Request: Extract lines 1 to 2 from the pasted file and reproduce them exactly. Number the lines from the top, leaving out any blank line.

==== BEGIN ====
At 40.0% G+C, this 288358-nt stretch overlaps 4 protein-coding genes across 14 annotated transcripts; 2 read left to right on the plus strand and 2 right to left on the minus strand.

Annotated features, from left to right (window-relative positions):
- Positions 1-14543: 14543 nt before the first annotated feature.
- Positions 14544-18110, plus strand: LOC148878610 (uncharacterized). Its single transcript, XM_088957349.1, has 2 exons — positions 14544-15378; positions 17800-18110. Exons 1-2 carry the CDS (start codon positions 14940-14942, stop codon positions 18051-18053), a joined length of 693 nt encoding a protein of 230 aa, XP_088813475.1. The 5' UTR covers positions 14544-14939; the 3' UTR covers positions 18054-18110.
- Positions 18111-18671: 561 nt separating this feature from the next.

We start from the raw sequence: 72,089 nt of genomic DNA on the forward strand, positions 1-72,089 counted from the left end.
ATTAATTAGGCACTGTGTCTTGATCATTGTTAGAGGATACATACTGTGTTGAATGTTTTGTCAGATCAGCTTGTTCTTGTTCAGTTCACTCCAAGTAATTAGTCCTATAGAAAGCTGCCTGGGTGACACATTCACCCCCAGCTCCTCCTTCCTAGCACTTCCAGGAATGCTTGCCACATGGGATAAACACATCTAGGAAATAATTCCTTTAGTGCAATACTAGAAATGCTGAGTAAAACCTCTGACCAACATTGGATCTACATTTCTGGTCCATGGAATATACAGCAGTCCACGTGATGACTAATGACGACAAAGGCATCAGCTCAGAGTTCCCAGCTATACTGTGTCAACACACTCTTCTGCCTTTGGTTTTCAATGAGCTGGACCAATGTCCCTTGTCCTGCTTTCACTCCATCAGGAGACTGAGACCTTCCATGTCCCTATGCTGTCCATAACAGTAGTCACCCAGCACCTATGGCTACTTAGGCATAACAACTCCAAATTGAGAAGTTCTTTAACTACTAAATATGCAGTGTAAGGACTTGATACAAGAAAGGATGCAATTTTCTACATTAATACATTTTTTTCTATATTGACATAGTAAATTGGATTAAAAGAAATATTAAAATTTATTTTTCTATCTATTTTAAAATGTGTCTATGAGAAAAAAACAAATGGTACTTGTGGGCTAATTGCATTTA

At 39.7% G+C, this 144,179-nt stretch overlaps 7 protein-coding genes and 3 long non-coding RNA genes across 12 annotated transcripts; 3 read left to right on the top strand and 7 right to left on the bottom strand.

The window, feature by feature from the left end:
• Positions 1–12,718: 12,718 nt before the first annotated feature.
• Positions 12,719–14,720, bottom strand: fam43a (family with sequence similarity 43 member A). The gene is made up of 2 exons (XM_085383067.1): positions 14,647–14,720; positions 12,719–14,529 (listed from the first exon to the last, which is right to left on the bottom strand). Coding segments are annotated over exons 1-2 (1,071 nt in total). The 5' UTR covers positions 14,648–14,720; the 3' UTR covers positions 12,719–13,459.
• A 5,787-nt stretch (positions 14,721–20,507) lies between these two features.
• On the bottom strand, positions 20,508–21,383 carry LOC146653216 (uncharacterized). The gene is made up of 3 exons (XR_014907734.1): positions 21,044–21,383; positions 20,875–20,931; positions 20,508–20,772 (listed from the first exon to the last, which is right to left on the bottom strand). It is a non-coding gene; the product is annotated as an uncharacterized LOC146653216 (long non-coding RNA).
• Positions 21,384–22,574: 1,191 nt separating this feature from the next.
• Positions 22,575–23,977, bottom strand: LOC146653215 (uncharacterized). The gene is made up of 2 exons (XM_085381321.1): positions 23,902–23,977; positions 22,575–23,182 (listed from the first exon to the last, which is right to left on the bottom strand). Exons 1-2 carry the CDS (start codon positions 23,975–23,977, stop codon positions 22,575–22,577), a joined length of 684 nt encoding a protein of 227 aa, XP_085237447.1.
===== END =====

At 40.0% G+C, this 288358-nt stretch overlaps 4 protein-coding genes across 14 annotated transcripts; 2 read left to right on the plus strand and 2 right to left on the minus strand.

Annotated features, from left to right (window-relative positions):